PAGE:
The Numbers Game -- Have We Really Forgotten How to Raise a Child?

Sustainability and scale. The development world in the past decade has emphasized these buzzwords above all others. How many computers, condoms, pills, or libraries can you distribute or build, across how many regions? How low can your costs be? All too often, the question that isn't asked is, "How well do you actually serve the people you are trying to reach?"

Twelve years ago, Banks Gwaxula and I founded Ubuntu Education Fund to bring world-class education and health services to children in the townships of Port Elizabeth, South Africa. We have grown beyond our wildest expectations. Yet we remain in the 3.5-kilometer radius we first established, home to 300,000 people, with no plans to expand beyond those borders. We are a working community institution, with no desire to turn into an empire.

Don't get me wrong; we have impressive numbers. We have over 2,000 abused and orphaned children on the pathway out of poverty. However, for us it's not about how many children we work with, but how deeply we affect each child. We are doing the simplest, most basic thing that people have always done in order to prosper: we are raising children. This means providing every meal every day. It means helping with homework and tutoring in math. It means reaching out to support grandmothers and uncles, so that when we send a child home, she is going to a stable home. It means going through exams, illnesses, adolescence, clothes shopping, counseling, and so much more. Raising a child is not always dramatic. It is painstaking, repetitious attention to detail, day after day.

This isn't a project that easily translates into the metrics-driven world of international NGOs. Sure we can play the game and quantify our work. But the reduction of our work to numbers often dehumanizes what it is we actually do.

Every day I am challenged by those who question our time-intensive and costly child- centered model: "Your strategy doesn't seem to be sustainable." At Ubuntu, we believe nothing is more sustainable than investing in a child day after day over his whole life. With our help, an entire family has the ability to look beyond mere survival to achieving success. The child we help raise from the cradle through college contributes in myriad positive ways to the community around her. A five-year-old girl isn't going to be capable of supporting herself by the time she's ten; but if she goes to college with our help, by the time she's thirty, she'll have a well-paying job. She'll be able to support her family and provide her children that stable environment we helped give her. True sustainability isn't a short-term proposition.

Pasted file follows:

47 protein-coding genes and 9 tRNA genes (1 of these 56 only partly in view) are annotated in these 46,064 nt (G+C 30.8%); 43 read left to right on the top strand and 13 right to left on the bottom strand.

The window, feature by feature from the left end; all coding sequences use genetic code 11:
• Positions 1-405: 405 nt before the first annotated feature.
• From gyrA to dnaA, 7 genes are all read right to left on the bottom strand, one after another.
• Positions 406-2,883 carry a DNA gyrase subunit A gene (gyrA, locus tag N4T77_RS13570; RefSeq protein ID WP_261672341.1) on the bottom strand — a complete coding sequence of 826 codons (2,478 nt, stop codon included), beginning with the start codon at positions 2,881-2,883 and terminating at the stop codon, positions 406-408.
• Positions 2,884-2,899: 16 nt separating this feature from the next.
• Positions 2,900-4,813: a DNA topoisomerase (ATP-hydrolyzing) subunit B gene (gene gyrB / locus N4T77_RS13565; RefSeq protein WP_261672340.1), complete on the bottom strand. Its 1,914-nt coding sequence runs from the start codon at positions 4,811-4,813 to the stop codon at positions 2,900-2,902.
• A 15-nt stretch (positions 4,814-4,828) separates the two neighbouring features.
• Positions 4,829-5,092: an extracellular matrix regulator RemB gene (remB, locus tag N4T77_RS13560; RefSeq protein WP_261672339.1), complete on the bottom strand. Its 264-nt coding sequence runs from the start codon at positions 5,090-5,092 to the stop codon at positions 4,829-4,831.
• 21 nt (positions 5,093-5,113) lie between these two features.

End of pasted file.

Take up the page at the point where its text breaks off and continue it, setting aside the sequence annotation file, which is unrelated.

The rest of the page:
The next question we often hear is how we can justify our high overhead. Why do we pay our staff so much? This question overlooks the fact that our programming is indistinguishable from our staff; to maintain the highest quality, we need to be able to compete with the private sector. Our current CFO has turned down big jobs from the most prestigious auditing firms in Johannesburg.

We also recruit and train only from the communities in which we work, and believe that we need to look after the health and well-being of our employees in the same way that we look after the children we work with in our programs. The benefits are clear: we have a fantastic, hard-working staff that brings passion and care and commitment to every aspect of their interactions. Any fortune 400 CEO will tell you that to build a strong company you must invest in your employees. The non-profit sector must stop undermining itself and begin to invest in its own institutional capacity building.

For us, sustainability means developing a lasting organization bigger than those who started it. Scale is about depth, not surface area. At Ubuntu, we aren't trying to be radical and our innovation is simply that we are trying to implement a concept we all already know. We have a very simple goal, one that's familiar to anyone who has parented a child. Give that child the best you can. Provide her with health care, a stable home environment, school supplies, a quality education, and help her achieve as much as she can. No one is ever judged by how many children they have. All that matters is how well you raise the children you do have. That is the cornerstone of our work. It's simple because it's something we all want to do. It's radical only because very few organizations do this.